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Microsoft Windows protocol walls tumble down

With Microsoft's decision to open its APIs and protocols, developers and IT managers are finally on a road to true interoperability.

For IT managers who purchased all Microsoft systems because Windows works better with Windows, that barrier is about to fall.

With the company's disclosure today that it will be publishing the file sharing and user authentication protocols for its major platform products, such as Windows Vista, Windows Server 2008, SQL Server 2008, Office 2007, Exchange Server 2007 and Office SharePoint Server 2007, IT managers may find fewer hurdles getting from one system to the next.

"It's hard for multi-vendor IT shops to move from the PC to a Mac to Unix, and the industry has been on a path toward reducing the impedance from communicating from one node to another," said Jonathan Eunice, a principal at Illuminata Inc., a Nashua, N.H., consulting firm.

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With this, Linux boxes, Unix, AIX, mainframes and any other piece of gear will be able to talk more intimately with Active Directory or a file server, and Microsoft clients can talk to a Solaris box or a mainframe, Eunice said.

A well-guarded enclave

"The Microsoft world, like the mainframe, has been one of the most insular with all Microsoft talking to all Microsoft," Eunice said. "Interoperability will get better as developers get access to this [information]."

Specifically, Microsoft said it will publish on MSDN more than 30,000 pages of documentation for Windows client and server protocols that were previously available only under a trade secret license. The company said protocol documentation for additional products, such as Office 2007, will be published in the upcoming months.

Microsoft will indicate on its website which protocols are covered by Microsoft patents and will license all of these patents on reasonable and non-discriminatory terms, at low royalty rates, according to the company.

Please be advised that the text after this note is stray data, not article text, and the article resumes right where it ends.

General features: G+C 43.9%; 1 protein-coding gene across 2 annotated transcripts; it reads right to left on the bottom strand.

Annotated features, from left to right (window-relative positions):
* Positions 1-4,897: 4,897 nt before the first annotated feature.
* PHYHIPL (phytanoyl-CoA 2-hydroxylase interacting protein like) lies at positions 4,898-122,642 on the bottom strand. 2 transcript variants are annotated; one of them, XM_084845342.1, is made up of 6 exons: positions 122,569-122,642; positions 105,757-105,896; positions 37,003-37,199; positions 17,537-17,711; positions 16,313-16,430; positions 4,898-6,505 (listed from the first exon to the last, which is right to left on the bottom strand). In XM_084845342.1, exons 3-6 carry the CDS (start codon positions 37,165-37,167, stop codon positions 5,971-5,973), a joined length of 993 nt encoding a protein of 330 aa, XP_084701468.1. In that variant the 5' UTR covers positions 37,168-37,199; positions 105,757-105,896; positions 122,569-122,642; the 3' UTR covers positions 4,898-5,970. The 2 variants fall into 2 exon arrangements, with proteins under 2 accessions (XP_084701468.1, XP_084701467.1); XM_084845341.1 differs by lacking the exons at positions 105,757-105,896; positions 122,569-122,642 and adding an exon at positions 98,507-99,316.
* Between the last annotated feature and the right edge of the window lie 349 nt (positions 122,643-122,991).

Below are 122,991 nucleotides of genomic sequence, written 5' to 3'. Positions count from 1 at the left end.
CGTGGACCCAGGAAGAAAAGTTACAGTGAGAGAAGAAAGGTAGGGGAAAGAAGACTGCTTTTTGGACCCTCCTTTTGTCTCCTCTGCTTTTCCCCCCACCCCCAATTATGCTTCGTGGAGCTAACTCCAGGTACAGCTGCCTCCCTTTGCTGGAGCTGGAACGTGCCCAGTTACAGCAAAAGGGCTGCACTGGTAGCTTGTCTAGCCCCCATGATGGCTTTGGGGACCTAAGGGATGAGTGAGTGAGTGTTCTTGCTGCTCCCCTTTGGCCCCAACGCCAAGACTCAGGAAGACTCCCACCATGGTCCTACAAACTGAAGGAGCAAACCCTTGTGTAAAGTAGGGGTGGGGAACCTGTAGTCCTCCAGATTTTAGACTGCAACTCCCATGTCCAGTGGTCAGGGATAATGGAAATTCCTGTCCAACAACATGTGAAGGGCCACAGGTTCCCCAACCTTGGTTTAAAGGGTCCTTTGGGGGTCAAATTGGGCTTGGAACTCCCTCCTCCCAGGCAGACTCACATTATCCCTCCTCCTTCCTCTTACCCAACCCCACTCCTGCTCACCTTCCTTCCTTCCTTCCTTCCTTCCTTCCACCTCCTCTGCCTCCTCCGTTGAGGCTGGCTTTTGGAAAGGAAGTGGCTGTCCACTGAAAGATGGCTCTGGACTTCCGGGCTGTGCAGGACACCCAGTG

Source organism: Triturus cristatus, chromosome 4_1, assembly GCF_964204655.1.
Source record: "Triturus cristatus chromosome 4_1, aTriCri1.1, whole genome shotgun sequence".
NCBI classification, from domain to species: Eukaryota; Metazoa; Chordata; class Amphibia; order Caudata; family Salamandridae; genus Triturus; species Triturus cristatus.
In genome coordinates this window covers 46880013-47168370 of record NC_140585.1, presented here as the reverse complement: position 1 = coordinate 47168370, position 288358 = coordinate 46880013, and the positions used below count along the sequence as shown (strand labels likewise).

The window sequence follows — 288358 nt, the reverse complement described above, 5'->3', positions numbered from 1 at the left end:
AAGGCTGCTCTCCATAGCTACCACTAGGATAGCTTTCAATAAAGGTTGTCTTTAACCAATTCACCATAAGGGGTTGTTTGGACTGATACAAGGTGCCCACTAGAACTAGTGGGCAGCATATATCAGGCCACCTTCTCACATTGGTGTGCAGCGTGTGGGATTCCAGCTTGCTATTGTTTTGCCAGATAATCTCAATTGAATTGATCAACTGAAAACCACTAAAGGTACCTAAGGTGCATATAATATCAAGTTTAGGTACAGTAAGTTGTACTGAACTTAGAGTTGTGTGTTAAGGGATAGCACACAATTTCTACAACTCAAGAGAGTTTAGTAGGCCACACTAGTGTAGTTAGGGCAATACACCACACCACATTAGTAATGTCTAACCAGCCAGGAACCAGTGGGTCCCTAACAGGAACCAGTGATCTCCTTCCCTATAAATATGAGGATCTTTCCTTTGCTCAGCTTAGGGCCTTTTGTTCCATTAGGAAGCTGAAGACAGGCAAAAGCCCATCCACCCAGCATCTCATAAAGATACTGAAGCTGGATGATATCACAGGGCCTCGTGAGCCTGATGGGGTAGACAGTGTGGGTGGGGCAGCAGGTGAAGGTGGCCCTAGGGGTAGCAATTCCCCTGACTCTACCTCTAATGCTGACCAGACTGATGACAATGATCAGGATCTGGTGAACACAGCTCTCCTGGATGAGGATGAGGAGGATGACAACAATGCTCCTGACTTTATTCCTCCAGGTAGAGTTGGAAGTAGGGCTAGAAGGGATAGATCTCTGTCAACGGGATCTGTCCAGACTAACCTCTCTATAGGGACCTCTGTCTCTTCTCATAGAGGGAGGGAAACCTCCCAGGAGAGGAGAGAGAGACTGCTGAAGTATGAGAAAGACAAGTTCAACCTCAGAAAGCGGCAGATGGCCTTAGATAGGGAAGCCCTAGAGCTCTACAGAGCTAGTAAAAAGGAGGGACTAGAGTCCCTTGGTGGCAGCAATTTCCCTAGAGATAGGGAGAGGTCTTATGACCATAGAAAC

Microsoft is also designing new APIs for Word, Excel and PowerPoint applications in Office 2007 to help developers plug in additional document formats and to let users set these formats as their default for saving documents.

A push from the EU

The decision was likely presaged by some decisions handed down last year by the European Union demanding that Microsoft open up these protocols. A team that develops Samba, free software that provides file and print services for Windows among other things, had been reverse engineering Microsoft protocols. The EU decided that Microsoft had to provide Samba with this proprietary information.

The move is one in a line of actions that sees Microsoft trying to undergo a difficult technological and cultural change. "With the recent Microsoft bid on Yahoo and now this, I think Microsoft is trying to redefine itself," said Vincent Balbarin, a system programmer at Yale University in New Haven, Conn.

Microsoft really wants to play at the enterprise server level and any type of openness is going to mean IT managers can run Windows on their existing infrastructure more readily, Balbarin said.

"It didn't really pay for [Microsoft] to hold all the APIs and make it proprietary, especially if they do move in that Software-as-a-Service direction," Balbarin said.

The decision to open these protocols is a huge change in how Microsoft shares products. The industry can now expect greater transparency and interoperability, according to Ray Ozzie, chief software architect at Microsoft.

"Our long-term success depends on our ability to deliver on our Software-as-a-Service platform that is open and available and gives customers choice," Ozzie said. "We are committed to living up to our legal obligations around the world."

In a statement, the European Commission said that while the commission welcomes any move toward genuine interoperability, there have been at least four similar statements made by Microsoft on the importance of interoperability.

Brad Smith, Microsoft general counsel said it was "qualitatively and quantitatively different from any step we've taken in the past."

He said the 30,000 pages of technical documentation posted for free on the Web took years and millions of dollars of software engineering work.

Christina Torode contributed to this report

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